I admit I was skeptical when Villa manager Gerard Houllier began deploying Young in a support role behind either a lone striker or a striking tandem. The 25-year-old, I felt, did not possess the tactical nous to play the position, to control possession and marshal the attacking movement.
Now, it’s not that I’ve changed my mind, but game-by-game, Young has started proving me wrong as he adjusts to his new assignment. It hasn’t been a seamless transition from the wing, as Houllier will attest. The manager recently said his new playmaker had to learn to hold the ball better and not give away possession, but the improvement has been noticeable.
This was particularly evident in England’s 2-1 win over Denmark on February 9. A half-time substitute, Young came on for Wayne Rooney and immediately slotted in right behind his Villa teammate Darren Bent. Barely 20 minutes later, he had scored the match winner.
Young’s performance in Copenhagen, and the fact that England manager Fabio Capello deployed him in a central role, was ratification that Houllier’s decision to do the same several weeks earlier had been the right one. And that means something. Say what you will about Capello’s own tactical acumen, but he recognized what I’m sure we all did: that Young has been quickly and successfully adjusting to his new position for his club.
Now, just how long he stays at that club is another matter entirely. That a handful of Premier League clubs approached Villa about signing Young in January is no secret, and I’m sure we all know which clubs those were, and how much they were willing to pay. Villa, however, opted to hold on to the player rather than cash in on him, and they should be commended for that.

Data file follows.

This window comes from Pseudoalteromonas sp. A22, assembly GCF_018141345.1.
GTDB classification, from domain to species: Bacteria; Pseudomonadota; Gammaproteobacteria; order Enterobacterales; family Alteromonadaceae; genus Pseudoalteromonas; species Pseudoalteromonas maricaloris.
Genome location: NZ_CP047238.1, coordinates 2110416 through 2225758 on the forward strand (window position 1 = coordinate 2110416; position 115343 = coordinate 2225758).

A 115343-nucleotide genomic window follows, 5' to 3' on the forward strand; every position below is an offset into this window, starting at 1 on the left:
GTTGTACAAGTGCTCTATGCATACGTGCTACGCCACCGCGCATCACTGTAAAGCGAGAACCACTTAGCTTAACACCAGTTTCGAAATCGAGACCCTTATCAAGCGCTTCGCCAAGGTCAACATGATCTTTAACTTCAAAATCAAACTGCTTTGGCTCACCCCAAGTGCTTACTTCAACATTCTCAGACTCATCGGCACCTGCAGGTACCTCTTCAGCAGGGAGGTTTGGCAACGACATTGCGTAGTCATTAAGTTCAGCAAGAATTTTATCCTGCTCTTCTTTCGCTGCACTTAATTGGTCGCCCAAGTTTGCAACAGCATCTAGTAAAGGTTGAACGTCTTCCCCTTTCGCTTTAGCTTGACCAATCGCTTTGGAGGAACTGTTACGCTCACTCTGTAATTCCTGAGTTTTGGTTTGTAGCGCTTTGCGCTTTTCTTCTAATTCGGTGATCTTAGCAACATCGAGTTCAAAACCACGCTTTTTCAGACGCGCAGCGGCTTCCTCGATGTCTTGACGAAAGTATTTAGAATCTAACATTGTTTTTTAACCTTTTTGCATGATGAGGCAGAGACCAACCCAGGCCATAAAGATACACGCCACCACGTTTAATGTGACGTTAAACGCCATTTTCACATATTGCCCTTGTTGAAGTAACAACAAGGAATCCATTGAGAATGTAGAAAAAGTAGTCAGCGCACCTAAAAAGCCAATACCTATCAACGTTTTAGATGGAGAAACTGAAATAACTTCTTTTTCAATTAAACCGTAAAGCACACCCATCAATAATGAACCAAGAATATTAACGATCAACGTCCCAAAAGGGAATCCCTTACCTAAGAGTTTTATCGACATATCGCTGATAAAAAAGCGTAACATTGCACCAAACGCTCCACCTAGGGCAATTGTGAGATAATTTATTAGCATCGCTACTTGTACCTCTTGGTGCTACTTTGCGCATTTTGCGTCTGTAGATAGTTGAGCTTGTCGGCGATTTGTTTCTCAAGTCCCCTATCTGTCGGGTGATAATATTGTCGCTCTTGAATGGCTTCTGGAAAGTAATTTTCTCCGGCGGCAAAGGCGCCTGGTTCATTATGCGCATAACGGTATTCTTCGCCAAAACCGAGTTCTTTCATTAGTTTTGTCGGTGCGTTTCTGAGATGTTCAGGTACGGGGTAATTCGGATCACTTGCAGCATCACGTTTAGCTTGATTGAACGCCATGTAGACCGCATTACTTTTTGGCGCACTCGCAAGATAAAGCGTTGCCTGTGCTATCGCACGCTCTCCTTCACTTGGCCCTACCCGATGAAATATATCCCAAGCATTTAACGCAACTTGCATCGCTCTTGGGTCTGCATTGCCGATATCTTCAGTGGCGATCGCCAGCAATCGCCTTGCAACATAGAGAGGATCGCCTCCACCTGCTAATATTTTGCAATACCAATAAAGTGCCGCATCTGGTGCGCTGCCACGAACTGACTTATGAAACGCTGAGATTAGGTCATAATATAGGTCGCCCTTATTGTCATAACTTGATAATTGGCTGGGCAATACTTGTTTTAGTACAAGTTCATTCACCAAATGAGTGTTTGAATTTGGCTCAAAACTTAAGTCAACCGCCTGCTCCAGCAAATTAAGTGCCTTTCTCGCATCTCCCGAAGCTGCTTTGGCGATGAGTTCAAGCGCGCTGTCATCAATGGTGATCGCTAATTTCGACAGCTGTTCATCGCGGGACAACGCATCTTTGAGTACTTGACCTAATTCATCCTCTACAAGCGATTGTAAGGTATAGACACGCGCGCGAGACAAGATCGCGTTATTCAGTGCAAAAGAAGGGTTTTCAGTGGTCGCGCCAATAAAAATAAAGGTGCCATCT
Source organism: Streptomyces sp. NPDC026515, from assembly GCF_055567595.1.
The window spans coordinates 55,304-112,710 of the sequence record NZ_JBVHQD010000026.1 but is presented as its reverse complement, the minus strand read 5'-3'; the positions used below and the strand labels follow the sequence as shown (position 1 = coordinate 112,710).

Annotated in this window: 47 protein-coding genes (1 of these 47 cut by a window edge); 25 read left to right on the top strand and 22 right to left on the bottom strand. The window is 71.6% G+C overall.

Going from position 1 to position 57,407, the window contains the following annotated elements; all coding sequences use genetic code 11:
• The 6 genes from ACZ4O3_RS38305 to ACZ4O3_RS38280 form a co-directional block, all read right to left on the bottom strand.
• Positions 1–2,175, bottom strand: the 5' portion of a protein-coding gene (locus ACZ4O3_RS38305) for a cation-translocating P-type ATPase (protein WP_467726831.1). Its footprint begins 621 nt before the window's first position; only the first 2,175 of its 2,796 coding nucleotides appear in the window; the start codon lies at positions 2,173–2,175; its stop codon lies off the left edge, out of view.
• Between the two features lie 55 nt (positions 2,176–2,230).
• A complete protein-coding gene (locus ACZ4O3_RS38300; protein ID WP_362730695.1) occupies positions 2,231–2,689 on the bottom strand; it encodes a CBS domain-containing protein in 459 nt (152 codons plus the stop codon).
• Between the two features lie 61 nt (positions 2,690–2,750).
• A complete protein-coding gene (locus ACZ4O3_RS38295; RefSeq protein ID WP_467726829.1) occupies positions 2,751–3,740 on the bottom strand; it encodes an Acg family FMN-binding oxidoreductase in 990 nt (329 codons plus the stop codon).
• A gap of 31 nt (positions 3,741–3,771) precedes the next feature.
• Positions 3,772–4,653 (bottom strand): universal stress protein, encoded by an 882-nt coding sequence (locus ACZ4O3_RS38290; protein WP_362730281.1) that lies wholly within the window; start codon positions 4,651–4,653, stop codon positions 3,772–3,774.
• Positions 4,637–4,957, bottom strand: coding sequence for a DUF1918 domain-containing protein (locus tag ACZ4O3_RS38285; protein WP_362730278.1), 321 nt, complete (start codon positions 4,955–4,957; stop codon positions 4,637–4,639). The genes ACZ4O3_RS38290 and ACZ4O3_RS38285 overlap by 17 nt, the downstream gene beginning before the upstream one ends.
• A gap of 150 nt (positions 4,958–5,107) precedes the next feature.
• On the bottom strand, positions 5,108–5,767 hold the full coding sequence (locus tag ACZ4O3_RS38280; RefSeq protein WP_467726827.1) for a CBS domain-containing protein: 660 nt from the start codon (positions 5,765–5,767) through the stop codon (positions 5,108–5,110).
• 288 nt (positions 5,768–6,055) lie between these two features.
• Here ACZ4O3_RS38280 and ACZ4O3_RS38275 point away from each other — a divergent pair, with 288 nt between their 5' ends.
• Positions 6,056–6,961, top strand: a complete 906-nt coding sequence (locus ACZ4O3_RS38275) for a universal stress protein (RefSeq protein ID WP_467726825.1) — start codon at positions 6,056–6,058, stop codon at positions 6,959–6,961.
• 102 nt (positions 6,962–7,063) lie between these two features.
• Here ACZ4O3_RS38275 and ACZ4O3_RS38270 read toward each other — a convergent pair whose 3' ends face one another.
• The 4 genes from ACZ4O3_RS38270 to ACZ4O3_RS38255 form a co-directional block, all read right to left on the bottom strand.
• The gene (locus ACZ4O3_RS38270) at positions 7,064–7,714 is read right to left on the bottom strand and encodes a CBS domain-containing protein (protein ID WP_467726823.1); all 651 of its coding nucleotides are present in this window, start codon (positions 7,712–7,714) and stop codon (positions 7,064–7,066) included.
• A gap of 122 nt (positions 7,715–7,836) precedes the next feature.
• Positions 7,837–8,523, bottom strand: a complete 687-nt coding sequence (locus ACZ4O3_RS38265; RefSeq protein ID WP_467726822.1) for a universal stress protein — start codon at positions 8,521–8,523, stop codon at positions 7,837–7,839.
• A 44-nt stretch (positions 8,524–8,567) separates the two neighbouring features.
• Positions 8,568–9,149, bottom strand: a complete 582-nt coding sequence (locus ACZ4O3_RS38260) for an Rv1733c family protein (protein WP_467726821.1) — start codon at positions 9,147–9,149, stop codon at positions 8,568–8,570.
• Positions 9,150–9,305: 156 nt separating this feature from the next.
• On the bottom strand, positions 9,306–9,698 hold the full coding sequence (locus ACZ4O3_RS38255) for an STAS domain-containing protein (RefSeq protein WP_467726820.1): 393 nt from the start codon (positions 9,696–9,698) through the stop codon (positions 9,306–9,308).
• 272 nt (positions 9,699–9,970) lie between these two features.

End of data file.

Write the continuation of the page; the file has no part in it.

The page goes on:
Don’t forget, Villa are just three points above the drop with 11 matches to play. Keeping Young through the winter was a necessity, as they may very well have gone hurtling even further down the standings without him. With him, I’d imagine they’re planning a rather more upward trajectory. They’re also just three points out of 10th.
D-Day on Young’s future will come early in the summer, when the player sits down with club owner Randy Lerner and talks about a new contract. His present one expires in 2012, and if he decides to leave Villa, this will be the time when he makes that decision.
A year ago I would have been in favour of his exit. I’m not anymore, at least not right now. Yes, some of the numbers being bandied about for his signature are extraordinary, but I’m not convinced they accurately represent his value to the club.
And it’s a growing value, make no mistake. As important as Ashley Young was as a left-winger, he’s potentially more vital to the cause in his new position. And if he continues to flourish in the role, as I suspect he will, Aston Villa would do well to give him that big, lucrative, long-term contract he just might deserve.
Follow Jerrad Peters on Twitter @peterssoccer.
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